Jason Esteves, chair and at-large member of the Atlanta Board of Education, said the valuations affect students and their families.
“That’s a lot of money that would give taxpayers relief on the residential side, but would also provide the school system the opportunity to provide students with much-needed resources.”
It’s perfectly legal to appeal valuations, and all kinds of property owners do.
But costly lawyers and real estate experts are a relative bargain for the owner of a Downtown skyscraper with a property tax bill in the hundreds of thousands of dollars, versus the value for a small homeowner. And such professionals are successful.
“We reviewed the effect of having a tax representative, during the appeal process and noted having a tax representative has a significant impact on the success of an appeal,” Fulton auditors reported. That is, a success rate of 59% and 69% in 2016 and 2017 respectively.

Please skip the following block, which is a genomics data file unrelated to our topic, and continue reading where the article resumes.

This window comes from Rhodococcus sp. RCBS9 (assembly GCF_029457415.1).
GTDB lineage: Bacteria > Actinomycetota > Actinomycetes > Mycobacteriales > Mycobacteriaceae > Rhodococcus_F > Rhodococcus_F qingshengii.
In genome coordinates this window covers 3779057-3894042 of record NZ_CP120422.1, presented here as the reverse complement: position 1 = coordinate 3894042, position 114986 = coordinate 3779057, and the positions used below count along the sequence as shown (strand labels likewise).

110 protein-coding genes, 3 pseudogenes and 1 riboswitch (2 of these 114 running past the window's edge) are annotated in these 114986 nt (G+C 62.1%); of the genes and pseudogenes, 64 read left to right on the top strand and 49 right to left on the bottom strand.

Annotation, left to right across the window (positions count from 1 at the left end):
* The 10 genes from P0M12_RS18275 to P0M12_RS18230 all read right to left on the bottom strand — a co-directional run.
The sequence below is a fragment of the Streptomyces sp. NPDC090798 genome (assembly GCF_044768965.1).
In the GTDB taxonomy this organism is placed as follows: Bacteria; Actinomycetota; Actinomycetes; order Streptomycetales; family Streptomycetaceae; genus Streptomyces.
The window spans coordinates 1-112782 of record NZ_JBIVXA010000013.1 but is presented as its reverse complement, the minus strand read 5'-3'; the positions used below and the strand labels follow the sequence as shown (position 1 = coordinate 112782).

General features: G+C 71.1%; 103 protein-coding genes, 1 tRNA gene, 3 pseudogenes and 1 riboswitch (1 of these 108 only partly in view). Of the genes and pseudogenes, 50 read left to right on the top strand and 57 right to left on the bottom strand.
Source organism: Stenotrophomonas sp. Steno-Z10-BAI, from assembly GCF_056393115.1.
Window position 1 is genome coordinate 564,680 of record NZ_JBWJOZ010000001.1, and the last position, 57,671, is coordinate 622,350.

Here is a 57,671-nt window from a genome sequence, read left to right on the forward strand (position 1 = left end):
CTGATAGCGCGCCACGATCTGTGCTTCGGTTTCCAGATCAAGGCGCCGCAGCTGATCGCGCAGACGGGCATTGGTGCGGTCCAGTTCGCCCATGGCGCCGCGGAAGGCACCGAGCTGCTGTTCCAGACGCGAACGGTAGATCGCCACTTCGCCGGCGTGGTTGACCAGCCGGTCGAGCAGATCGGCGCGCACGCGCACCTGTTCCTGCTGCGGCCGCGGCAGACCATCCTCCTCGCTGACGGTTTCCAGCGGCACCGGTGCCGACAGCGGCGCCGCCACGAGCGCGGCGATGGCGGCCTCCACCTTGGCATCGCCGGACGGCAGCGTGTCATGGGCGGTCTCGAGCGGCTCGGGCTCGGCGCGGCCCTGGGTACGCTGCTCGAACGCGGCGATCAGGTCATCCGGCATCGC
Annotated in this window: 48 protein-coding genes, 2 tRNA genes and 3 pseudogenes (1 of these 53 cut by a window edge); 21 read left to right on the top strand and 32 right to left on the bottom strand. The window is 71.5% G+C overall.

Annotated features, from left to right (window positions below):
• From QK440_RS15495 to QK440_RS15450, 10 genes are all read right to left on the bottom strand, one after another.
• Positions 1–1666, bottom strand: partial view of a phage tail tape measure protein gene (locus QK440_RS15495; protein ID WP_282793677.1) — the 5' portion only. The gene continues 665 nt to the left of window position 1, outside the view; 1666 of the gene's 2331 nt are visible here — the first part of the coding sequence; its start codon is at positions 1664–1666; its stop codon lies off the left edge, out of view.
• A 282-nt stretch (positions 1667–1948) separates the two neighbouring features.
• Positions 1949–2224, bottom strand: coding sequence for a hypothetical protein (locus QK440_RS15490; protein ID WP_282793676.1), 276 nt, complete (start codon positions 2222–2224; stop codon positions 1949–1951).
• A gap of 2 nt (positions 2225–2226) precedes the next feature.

The report recommends things like more training for Board of Equalization folks. But the report also makes what sound like hints under the heading “management concerns.” Such as: audited financial statements and appraisals from property owners would give proof of a building’s value if the board had such documents. Or, if appeal hearings were recorded, it could support decisions made or “foster a more professional environment.”
Fulton Chief Appraiser Dwight Robinson agrees with the report and its recommendations, according to his written comment published with it. Though at an unrelated Monday press conference, he urged Fulton residents to read the report itself, because some properties are valued below market rate for proper reasons.
Local rules and state laws behind appraisals are complex; some things can probably be changed by Fulton County (like funding for staff) but some things may require changes to state law.
State Sen. Jen Jordan, D-Atlanta, said she’s glad there’s more attention lately for Fulton’s commercial property tax digest.
“The only thing that we know right now is that the current system doesn’t work, and we are missing out on tax revenue from commercial property owners that ends up costing residential property owners that much more,” Jordan said.